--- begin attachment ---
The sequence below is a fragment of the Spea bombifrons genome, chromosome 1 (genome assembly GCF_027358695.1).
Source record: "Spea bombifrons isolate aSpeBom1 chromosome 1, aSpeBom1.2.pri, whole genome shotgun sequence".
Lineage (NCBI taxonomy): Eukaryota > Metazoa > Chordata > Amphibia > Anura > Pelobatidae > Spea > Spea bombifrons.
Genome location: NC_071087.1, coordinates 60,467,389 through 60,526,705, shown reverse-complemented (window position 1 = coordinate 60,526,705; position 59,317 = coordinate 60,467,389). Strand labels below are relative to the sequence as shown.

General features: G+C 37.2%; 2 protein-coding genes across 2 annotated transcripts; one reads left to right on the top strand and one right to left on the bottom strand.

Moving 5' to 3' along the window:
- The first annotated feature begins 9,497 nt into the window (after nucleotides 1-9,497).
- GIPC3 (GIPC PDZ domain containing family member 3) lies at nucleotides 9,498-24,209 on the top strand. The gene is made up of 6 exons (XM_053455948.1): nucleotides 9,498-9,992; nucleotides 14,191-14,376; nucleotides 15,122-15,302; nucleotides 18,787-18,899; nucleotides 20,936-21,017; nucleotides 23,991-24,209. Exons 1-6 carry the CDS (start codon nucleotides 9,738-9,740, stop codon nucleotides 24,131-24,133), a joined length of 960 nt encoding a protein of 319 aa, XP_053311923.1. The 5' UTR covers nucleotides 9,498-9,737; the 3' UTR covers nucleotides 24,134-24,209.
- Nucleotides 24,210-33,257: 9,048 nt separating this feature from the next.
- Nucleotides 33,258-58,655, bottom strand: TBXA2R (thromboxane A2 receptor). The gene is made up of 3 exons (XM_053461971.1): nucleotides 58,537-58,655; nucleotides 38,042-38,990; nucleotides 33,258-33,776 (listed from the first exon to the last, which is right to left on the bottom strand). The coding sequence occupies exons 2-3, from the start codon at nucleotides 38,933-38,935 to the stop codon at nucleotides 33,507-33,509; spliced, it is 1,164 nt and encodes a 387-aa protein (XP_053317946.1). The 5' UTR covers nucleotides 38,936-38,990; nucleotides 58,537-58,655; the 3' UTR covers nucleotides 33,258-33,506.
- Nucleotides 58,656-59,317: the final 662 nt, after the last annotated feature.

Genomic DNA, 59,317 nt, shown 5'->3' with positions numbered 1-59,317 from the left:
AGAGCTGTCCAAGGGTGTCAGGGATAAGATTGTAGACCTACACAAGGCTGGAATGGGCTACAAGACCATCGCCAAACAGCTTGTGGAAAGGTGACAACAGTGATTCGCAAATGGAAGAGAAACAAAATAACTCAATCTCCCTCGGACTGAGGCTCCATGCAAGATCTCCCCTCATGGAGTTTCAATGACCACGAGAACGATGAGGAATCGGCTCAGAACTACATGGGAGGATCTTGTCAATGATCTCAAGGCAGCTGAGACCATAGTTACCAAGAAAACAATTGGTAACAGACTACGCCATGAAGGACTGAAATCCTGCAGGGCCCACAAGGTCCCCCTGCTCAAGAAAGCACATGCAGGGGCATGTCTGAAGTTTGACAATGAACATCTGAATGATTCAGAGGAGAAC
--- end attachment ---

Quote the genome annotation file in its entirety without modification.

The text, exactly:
The sequence below is a fragment of the Spea bombifrons genome, chromosome 1 (genome assembly GCF_027358695.1).
Source record: "Spea bombifrons isolate aSpeBom1 chromosome 1, aSpeBom1.2.pri, whole genome shotgun sequence".
Lineage (NCBI taxonomy): Eukaryota > Metazoa > Chordata > Amphibia > Anura > Pelobatidae > Spea > Spea bombifrons.
Genome location: NC_071087.1, coordinates 60,467,389 through 60,526,705, shown reverse-complemented (window position 1 = coordinate 60,526,705; position 59,317 = coordinate 60,467,389). Strand labels below are relative to the sequence as shown.

General features: G+C 37.2%; 2 protein-coding genes across 2 annotated transcripts; one reads left to right on the top strand and one right to left on the bottom strand.

Moving 5' to 3' along the window:
- The first annotated feature begins 9,497 nt into the window (after nucleotides 1-9,497).
- GIPC3 (GIPC PDZ domain containing family member 3) lies at nucleotides 9,498-24,209 on the top strand. The gene is made up of 6 exons (XM_053455948.1): nucleotides 9,498-9,992; nucleotides 14,191-14,376; nucleotides 15,122-15,302; nucleotides 18,787-18,899; nucleotides 20,936-21,017; nucleotides 23,991-24,209. Exons 1-6 carry the CDS (start codon nucleotides 9,738-9,740, stop codon nucleotides 24,131-24,133), a joined length of 960 nt encoding a protein of 319 aa, XP_053311923.1. The 5' UTR covers nucleotides 9,498-9,737; the 3' UTR covers nucleotides 24,134-24,209.
- Nucleotides 24,210-33,257: 9,048 nt separating this feature from the next.
- Nucleotides 33,258-58,655, bottom strand: TBXA2R (thromboxane A2 receptor). The gene is made up of 3 exons (XM_053461971.1): nucleotides 58,537-58,655; nucleotides 38,042-38,990; nucleotides 33,258-33,776 (listed from the first exon to the last, which is right to left on the bottom strand). The coding sequence occupies exons 2-3, from the start codon at nucleotides 38,933-38,935 to the stop codon at nucleotides 33,507-33,509; spliced, it is 1,164 nt and encodes a 387-aa protein (XP_053317946.1). The 5' UTR covers nucleotides 38,936-38,990; nucleotides 58,537-58,655; the 3' UTR covers nucleotides 33,258-33,506.
- Nucleotides 58,656-59,317: the final 662 nt, after the last annotated feature.

Genomic DNA, 59,317 nt, shown 5'->3' with positions numbered 1-59,317 from the left:
AGAGCTGTCCAAGGGTGTCAGGGATAAGATTGTAGACCTACACAAGGCTGGAATGGGCTACAAGACCATCGCCAAACAGCTTGTGGAAAGGTGACAACAGTGATTCGCAAATGGAAGAGAAACAAAATAACTCAATCTCCCTCGGACTGAGGCTCCATGCAAGATCTCCCCTCATGGAGTTTCAATGACCACGAGAACGATGAGGAATCGGCTCAGAACTACATGGGAGGATCTTGTCAATGATCTCAAGGCAGCTGAGACCATAGTTACCAAGAAAACAATTGGTAACAGACTACGCCATGAAGGACTGAAATCCTGCAGGGCCCACAAGGTCCCCCTGCTCAAGAAAGCACATGCAGGGGCATGTCTGAAGTTTGACAATGAACATCTGAATGATTCAGAGGAGAAC